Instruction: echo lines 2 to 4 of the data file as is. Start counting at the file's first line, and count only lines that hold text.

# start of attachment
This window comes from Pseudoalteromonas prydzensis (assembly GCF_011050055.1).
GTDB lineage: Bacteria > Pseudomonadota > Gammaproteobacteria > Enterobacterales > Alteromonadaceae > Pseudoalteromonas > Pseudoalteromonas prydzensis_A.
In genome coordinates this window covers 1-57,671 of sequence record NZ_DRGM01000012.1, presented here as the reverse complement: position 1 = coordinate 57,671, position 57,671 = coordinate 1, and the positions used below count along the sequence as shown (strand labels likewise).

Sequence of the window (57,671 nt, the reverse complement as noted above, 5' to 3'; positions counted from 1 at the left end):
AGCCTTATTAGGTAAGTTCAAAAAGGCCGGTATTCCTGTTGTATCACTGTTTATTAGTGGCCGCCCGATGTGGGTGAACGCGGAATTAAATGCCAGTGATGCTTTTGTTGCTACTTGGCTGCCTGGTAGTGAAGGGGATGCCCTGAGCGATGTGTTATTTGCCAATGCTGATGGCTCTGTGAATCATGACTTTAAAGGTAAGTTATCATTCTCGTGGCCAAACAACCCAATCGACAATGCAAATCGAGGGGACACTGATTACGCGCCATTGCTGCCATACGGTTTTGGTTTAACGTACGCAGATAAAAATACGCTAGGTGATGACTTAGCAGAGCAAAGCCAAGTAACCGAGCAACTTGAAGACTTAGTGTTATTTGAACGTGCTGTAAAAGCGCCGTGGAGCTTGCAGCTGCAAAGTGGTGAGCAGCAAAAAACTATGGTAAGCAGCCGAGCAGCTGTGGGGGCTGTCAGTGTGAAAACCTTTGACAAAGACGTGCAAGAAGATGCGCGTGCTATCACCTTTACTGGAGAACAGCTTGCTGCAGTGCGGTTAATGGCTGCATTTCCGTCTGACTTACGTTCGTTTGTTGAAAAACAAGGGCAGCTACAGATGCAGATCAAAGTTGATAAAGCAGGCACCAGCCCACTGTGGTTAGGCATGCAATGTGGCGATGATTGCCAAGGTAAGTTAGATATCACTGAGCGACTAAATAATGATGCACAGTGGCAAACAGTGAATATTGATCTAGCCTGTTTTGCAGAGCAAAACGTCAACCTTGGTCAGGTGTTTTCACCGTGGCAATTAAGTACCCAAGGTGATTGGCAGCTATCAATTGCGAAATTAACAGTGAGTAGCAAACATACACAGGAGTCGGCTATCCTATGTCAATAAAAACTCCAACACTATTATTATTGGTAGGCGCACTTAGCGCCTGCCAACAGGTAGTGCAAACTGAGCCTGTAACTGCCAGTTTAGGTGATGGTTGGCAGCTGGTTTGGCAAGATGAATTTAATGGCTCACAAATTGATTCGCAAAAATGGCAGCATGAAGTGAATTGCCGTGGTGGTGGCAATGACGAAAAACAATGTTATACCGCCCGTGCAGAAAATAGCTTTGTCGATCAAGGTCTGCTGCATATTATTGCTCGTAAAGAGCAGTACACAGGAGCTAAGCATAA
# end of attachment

GTDB lineage: Bacteria > Pseudomonadota > Gammaproteobacteria > Enterobacterales > Alteromonadaceae > Pseudoalteromonas > Pseudoalteromonas prydzensis_A.
In genome coordinates this window covers 1-57,671 of sequence record NZ_DRGM01000012.1, presented here as the reverse complement: position 1 = coordinate 57,671, position 57,671 = coordinate 1, and the positions used below count along the sequence as shown (strand labels likewise).

Sequence of the window (57,671 nt, the reverse complement as noted above, 5' to 3'; positions counted from 1 at the left end):